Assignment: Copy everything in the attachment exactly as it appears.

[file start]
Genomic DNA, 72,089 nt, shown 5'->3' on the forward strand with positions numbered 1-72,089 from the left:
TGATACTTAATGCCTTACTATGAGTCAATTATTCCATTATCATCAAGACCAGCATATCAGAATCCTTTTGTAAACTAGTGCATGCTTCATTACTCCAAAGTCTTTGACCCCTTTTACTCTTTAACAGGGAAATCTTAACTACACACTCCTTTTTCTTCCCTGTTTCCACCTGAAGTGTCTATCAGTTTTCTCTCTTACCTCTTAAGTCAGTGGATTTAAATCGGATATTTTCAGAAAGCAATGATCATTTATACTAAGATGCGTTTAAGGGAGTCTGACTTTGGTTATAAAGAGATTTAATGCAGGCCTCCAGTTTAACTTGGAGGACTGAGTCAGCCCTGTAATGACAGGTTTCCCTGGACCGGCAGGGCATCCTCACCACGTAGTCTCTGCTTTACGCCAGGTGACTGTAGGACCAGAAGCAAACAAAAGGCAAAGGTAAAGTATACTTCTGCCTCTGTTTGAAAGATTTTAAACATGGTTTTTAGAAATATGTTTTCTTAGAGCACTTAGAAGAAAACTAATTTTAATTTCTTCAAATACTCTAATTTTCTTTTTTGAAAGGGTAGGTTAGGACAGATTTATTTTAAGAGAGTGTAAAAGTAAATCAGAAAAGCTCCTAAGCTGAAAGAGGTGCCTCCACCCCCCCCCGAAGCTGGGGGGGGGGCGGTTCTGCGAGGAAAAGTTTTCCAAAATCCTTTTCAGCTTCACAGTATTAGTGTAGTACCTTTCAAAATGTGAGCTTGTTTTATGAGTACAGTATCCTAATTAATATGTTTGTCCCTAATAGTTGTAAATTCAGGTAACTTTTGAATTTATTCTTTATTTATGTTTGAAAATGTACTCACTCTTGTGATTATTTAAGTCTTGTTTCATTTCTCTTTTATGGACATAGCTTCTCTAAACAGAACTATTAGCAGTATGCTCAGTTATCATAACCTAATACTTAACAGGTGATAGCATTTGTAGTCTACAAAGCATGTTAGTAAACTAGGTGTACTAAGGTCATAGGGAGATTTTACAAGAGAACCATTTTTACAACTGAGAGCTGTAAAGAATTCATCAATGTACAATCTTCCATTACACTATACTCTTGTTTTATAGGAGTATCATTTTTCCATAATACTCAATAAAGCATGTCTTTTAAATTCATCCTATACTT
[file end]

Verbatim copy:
Genomic DNA, 72,089 nt, shown 5'->3' on the forward strand with positions numbered 1-72,089 from the left:
TGATACTTAATGCCTTACTATGAGTCAATTATTCCATTATCATCAAGACCAGCATATCAGAATCCTTTTGTAAACTAGTGCATGCTTCATTACTCCAAAGTCTTTGACCCCTTTTACTCTTTAACAGGGAAATCTTAACTACACACTCCTTTTTCTTCCCTGTTTCCACCTGAAGTGTCTATCAGTTTTCTCTCTTACCTCTTAAGTCAGTGGATTTAAATCGGATATTTTCAGAAAGCAATGATCATTTATACTAAGATGCGTTTAAGGGAGTCTGACTTTGGTTATAAAGAGATTTAATGCAGGCCTCCAGTTTAACTTGGAGGACTGAGTCAGCCCTGTAATGACAGGTTTCCCTGGACCGGCAGGGCATCCTCACCACGTAGTCTCTGCTTTACGCCAGGTGACTGTAGGACCAGAAGCAAACAAAAGGCAAAGGTAAAGTATACTTCTGCCTCTGTTTGAAAGATTTTAAACATGGTTTTTAGAAATATGTTTTCTTAGAGCACTTAGAAGAAAACTAATTTTAATTTCTTCAAATACTCTAATTTTCTTTTTTGAAAGGGTAGGTTAGGACAGATTTATTTTAAGAGAGTGTAAAAGTAAATCAGAAAAGCTCCTAAGCTGAAAGAGGTGCCTCCACCCCCCCCCGAAGCTGGGGGGGGGGCGGTTCTGCGAGGAAAAGTTTTCCAAAATCCTTTTCAGCTTCACAGTATTAGTGTAGTACCTTTCAAAATGTGAGCTTGTTTTATGAGTACAGTATCCTAATTAATATGTTTGTCCCTAATAGTTGTAAATTCAGGTAACTTTTGAATTTATTCTTTATTTATGTTTGAAAATGTACTCACTCTTGTGATTATTTAAGTCTTGTTTCATTTCTCTTTTATGGACATAGCTTCTCTAAACAGAACTATTAGCAGTATGCTCAGTTATCATAACCTAATACTTAACAGGTGATAGCATTTGTAGTCTACAAAGCATGTTAGTAAACTAGGTGTACTAAGGTCATAGGGAGATTTTACAAGAGAACCATTTTTACAACTGAGAGCTGTAAAGAATTCATCAATGTACAATCTTCCATTACACTATACTCTTGTTTTATAGGAGTATCATTTTTCCATAATACTCAATAAAGCATGTCTTTTAAATTCATCCTATACTT